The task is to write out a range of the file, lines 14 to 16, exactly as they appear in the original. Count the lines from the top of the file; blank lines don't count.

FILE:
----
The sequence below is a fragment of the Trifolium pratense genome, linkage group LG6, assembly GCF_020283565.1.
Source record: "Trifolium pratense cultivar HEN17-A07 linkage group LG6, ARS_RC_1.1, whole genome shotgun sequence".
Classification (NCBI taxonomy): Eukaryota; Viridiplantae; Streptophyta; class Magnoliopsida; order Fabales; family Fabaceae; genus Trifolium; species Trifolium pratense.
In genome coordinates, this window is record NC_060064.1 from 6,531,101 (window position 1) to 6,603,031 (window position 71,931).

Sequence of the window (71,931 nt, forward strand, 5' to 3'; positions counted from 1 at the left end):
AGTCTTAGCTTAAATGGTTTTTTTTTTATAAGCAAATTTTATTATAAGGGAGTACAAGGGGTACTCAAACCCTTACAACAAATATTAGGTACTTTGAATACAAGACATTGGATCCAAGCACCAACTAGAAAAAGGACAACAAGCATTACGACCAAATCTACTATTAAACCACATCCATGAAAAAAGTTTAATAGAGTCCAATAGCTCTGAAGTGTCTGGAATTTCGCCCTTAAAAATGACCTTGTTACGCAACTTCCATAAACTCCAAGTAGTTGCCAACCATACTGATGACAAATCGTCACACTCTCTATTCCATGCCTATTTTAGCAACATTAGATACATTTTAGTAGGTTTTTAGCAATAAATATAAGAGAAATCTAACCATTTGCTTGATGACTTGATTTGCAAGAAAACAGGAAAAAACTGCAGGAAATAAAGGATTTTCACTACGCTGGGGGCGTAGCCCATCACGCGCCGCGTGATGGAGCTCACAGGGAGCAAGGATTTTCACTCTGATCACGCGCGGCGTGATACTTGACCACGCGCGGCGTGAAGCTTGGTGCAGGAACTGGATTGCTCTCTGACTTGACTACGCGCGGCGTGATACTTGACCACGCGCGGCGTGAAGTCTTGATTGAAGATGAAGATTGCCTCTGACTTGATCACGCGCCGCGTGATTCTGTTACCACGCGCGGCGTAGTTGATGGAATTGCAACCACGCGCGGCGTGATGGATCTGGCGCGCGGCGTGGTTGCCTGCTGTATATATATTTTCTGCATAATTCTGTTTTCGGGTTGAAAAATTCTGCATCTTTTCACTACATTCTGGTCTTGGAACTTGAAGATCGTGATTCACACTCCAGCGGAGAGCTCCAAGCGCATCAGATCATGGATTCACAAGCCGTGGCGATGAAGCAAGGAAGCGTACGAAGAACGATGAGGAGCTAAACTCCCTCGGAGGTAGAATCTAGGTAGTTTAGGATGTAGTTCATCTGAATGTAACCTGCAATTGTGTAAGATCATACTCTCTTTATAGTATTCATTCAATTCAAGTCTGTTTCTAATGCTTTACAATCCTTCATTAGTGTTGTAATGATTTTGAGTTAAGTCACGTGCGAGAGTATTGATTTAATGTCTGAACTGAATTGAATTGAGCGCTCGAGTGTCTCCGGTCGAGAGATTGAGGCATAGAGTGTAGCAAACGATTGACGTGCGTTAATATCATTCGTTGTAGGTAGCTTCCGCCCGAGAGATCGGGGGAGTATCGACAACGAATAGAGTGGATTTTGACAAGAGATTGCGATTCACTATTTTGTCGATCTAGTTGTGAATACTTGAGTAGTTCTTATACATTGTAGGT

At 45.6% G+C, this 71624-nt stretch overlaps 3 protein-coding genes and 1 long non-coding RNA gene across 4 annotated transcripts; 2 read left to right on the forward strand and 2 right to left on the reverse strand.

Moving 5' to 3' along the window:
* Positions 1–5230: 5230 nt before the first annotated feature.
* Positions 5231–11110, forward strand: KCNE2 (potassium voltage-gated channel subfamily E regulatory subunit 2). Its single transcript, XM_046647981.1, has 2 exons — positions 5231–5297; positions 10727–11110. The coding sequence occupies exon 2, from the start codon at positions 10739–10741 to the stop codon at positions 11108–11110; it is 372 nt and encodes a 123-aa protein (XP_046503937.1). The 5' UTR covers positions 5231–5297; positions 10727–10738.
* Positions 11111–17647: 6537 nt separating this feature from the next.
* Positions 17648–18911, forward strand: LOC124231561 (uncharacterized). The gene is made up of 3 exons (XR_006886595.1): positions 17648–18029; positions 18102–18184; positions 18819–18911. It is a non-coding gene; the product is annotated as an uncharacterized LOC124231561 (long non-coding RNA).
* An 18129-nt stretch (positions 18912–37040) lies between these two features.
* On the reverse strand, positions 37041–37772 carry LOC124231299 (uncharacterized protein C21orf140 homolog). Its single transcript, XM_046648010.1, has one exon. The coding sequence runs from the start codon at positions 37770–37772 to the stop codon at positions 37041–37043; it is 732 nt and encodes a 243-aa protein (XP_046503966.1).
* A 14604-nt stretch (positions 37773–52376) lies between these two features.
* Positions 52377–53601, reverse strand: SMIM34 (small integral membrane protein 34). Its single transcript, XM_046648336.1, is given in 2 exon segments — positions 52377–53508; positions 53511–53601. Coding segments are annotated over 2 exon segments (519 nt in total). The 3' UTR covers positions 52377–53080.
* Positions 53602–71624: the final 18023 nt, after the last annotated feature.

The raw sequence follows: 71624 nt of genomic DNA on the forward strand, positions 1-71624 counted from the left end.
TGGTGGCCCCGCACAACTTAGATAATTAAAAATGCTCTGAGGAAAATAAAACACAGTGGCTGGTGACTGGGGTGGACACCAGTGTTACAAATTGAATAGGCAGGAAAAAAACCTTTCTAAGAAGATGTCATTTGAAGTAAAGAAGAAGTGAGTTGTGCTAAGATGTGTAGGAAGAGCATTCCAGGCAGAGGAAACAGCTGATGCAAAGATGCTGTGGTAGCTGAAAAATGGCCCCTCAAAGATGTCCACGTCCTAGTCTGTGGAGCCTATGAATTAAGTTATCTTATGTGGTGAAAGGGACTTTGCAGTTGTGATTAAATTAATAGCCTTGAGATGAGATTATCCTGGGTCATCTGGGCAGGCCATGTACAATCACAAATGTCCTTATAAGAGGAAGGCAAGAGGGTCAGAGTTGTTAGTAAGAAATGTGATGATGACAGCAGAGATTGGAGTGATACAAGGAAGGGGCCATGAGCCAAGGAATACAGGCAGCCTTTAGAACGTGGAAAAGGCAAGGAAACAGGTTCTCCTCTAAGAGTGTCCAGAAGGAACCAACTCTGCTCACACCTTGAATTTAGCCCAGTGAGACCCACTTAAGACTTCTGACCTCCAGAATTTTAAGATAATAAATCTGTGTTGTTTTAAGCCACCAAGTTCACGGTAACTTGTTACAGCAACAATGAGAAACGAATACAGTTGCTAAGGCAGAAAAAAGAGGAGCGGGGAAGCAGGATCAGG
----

* On the reverse strand, positions 37041–37772 carry LOC124231299 (uncharacterized protein C21orf140 homolog). Its single transcript, XM_046648010.1, has one exon. The coding sequence runs from the start codon at positions 37770–37772 to the stop codon at positions 37041–37043; it is 732 nt and encodes a 243-aa protein (XP_046503966.1).
* A 14604-nt stretch (positions 37773–52376) lies between these two features.
* Positions 52377–53601, reverse strand: SMIM34 (small integral membrane protein 34). Its single transcript, XM_046648336.1, is given in 2 exon segments — positions 52377–53508; positions 53511–53601. Coding segments are annotated over 2 exon segments (519 nt in total). The 3' UTR covers positions 52377–53080.